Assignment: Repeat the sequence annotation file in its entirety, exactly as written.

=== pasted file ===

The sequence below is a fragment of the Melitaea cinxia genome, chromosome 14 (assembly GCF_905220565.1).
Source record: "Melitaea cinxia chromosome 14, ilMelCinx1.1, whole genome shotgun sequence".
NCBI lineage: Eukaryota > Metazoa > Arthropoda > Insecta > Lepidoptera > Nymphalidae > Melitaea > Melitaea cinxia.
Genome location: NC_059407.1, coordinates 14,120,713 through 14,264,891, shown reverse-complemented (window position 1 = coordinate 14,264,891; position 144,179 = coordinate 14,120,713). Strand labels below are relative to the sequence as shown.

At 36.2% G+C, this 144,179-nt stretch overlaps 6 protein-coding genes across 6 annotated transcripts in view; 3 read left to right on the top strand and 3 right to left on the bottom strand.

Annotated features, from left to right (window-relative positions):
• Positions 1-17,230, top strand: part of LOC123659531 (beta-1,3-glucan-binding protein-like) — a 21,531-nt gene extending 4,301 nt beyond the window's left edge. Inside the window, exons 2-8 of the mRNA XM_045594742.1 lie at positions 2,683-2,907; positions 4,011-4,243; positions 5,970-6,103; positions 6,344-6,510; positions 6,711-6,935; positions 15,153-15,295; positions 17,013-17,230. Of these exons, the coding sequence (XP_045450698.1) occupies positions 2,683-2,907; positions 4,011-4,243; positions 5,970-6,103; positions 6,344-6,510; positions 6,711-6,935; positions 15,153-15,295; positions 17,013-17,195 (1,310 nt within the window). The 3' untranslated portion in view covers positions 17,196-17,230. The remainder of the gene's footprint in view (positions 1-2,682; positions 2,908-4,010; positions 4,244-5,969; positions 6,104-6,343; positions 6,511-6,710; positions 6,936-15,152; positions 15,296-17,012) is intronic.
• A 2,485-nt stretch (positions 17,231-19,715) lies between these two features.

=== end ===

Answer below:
The sequence below is a fragment of the Melitaea cinxia genome, chromosome 14 (assembly GCF_905220565.1).
Source record: "Melitaea cinxia chromosome 14, ilMelCinx1.1, whole genome shotgun sequence".
NCBI lineage: Eukaryota > Metazoa > Arthropoda > Insecta > Lepidoptera > Nymphalidae > Melitaea > Melitaea cinxia.
Genome location: NC_059407.1, coordinates 14,120,713 through 14,264,891, shown reverse-complemented (window position 1 = coordinate 14,264,891; position 144,179 = coordinate 14,120,713). Strand labels below are relative to the sequence as shown.

At 36.2% G+C, this 144,179-nt stretch overlaps 6 protein-coding genes across 6 annotated transcripts in view; 3 read left to right on the top strand and 3 right to left on the bottom strand.

Annotated features, from left to right (window-relative positions):
• Positions 1-17,230, top strand: part of LOC123659531 (beta-1,3-glucan-binding protein-like) — a 21,531-nt gene extending 4,301 nt beyond the window's left edge. Inside the window, exons 2-8 of the mRNA XM_045594742.1 lie at positions 2,683-2,907; positions 4,011-4,243; positions 5,970-6,103; positions 6,344-6,510; positions 6,711-6,935; positions 15,153-15,295; positions 17,013-17,230. Of these exons, the coding sequence (XP_045450698.1) occupies positions 2,683-2,907; positions 4,011-4,243; positions 5,970-6,103; positions 6,344-6,510; positions 6,711-6,935; positions 15,153-15,295; positions 17,013-17,195 (1,310 nt within the window). The 3' untranslated portion in view covers positions 17,196-17,230. The remainder of the gene's footprint in view (positions 1-2,682; positions 2,908-4,010; positions 4,244-5,969; positions 6,104-6,343; positions 6,511-6,710; positions 6,936-15,152; positions 15,296-17,012) is intronic.
• A 2,485-nt stretch (positions 17,231-19,715) lies between these two features.